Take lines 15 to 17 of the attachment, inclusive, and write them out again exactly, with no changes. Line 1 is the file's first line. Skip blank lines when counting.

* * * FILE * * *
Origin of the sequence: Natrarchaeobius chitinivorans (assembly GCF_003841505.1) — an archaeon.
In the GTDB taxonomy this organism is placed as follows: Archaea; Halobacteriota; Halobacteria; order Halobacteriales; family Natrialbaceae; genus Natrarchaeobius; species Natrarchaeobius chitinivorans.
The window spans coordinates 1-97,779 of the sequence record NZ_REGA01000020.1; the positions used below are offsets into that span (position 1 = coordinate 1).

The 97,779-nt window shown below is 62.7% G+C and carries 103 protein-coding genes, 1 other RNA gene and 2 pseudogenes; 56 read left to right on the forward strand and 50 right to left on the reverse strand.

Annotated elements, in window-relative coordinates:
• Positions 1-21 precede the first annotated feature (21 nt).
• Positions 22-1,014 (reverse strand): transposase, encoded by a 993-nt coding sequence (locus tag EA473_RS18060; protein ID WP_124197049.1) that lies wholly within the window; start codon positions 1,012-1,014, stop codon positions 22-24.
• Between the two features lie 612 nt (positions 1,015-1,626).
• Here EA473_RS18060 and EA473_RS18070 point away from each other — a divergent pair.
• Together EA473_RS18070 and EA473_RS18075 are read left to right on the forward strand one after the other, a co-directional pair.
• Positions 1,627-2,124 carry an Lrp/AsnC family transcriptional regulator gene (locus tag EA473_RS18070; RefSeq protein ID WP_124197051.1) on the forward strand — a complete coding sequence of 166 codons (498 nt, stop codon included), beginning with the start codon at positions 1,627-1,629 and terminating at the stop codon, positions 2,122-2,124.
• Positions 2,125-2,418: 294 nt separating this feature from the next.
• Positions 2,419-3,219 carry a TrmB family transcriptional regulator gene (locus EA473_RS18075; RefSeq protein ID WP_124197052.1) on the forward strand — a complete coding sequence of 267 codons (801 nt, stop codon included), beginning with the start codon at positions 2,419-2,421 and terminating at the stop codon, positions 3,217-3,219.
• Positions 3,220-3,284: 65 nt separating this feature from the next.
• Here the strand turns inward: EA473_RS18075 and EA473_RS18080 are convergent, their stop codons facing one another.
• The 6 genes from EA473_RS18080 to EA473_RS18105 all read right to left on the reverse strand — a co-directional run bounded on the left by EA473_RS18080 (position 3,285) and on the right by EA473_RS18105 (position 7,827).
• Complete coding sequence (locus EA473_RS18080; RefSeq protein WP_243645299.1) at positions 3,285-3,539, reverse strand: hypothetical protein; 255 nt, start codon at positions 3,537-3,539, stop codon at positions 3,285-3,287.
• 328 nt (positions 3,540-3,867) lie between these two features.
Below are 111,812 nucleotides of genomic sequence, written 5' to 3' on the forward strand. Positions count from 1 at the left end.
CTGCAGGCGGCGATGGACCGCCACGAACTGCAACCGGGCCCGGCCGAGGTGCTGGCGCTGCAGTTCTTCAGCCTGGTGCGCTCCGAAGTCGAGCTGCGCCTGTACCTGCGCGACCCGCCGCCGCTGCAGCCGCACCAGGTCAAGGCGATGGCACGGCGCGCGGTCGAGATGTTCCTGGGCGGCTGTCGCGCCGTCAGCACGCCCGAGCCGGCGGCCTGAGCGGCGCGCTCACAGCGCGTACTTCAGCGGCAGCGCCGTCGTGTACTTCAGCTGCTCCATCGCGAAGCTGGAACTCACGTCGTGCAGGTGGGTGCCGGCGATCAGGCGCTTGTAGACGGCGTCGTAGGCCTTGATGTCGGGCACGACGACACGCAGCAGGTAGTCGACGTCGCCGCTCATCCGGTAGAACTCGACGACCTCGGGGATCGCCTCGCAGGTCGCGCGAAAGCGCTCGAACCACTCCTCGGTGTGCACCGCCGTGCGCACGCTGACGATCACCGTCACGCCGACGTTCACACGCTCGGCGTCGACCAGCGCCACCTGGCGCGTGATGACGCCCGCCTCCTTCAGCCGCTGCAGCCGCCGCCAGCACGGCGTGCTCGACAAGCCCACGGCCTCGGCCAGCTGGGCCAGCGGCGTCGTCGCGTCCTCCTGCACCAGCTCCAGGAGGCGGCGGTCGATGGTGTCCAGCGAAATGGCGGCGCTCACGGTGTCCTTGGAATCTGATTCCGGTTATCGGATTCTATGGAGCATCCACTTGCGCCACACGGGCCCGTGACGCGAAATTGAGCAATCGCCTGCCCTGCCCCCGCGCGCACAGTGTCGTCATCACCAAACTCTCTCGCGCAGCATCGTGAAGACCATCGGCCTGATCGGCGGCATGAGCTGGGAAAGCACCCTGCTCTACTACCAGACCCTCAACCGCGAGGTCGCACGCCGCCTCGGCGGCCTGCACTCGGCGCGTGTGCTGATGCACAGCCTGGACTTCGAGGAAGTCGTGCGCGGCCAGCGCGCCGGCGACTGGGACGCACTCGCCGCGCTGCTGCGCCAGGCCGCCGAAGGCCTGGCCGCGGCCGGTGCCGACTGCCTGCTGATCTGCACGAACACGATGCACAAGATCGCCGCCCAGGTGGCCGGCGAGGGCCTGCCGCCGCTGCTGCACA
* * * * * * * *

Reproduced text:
• Here the strand turns inward: EA473_RS18075 and EA473_RS18080 are convergent, their stop codons facing one another.
• The 6 genes from EA473_RS18080 to EA473_RS18105 all read right to left on the reverse strand — a co-directional run bounded on the left by EA473_RS18080 (position 3,285) and on the right by EA473_RS18105 (position 7,827).
• Complete coding sequence (locus EA473_RS18080; RefSeq protein WP_243645299.1) at positions 3,285-3,539, reverse strand: hypothetical protein; 255 nt, start codon at positions 3,537-3,539, stop codon at positions 3,285-3,287.